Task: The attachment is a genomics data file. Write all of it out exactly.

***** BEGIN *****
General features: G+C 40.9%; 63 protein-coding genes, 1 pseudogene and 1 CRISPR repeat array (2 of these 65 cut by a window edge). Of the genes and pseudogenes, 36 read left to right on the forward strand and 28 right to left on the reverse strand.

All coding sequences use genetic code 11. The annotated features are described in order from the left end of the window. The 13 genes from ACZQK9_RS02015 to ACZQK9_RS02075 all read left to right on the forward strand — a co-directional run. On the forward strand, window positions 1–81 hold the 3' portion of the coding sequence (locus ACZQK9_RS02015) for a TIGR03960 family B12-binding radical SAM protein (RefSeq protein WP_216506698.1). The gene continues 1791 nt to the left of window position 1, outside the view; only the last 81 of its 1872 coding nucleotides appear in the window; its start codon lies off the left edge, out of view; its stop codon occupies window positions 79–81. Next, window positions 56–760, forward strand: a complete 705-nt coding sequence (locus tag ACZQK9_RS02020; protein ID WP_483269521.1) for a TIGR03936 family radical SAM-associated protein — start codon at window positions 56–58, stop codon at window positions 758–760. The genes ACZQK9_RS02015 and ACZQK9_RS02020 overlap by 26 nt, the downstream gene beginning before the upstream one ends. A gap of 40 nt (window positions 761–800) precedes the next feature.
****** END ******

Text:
General features: G+C 40.9%; 63 protein-coding genes, 1 pseudogene and 1 CRISPR repeat array (2 of these 65 cut by a window edge). Of the genes and pseudogenes, 36 read left to right on the forward strand and 28 right to left on the reverse strand.

All coding sequences use genetic code 11. The annotated features are described in order from the left end of the window. The 13 genes from ACZQK9_RS02015 to ACZQK9_RS02075 all read left to right on the forward strand — a co-directional run. On the forward strand, window positions 1–81 hold the 3' portion of the coding sequence (locus ACZQK9_RS02015) for a TIGR03960 family B12-binding radical SAM protein (RefSeq protein WP_216506698.1). The gene continues 1791 nt to the left of window position 1, outside the view; only the last 81 of its 1872 coding nucleotides appear in the window; its start codon lies off the left edge, out of view; its stop codon occupies window positions 79–81. Next, window positions 56–760, forward strand: a complete 705-nt coding sequence (locus tag ACZQK9_RS02020; protein ID WP_483269521.1) for a TIGR03936 family radical SAM-associated protein — start codon at window positions 56–58, stop codon at window positions 758–760. The genes ACZQK9_RS02015 and ACZQK9_RS02020 overlap by 26 nt, the downstream gene beginning before the upstream one ends. A gap of 40 nt (window positions 761–800) precedes the next feature.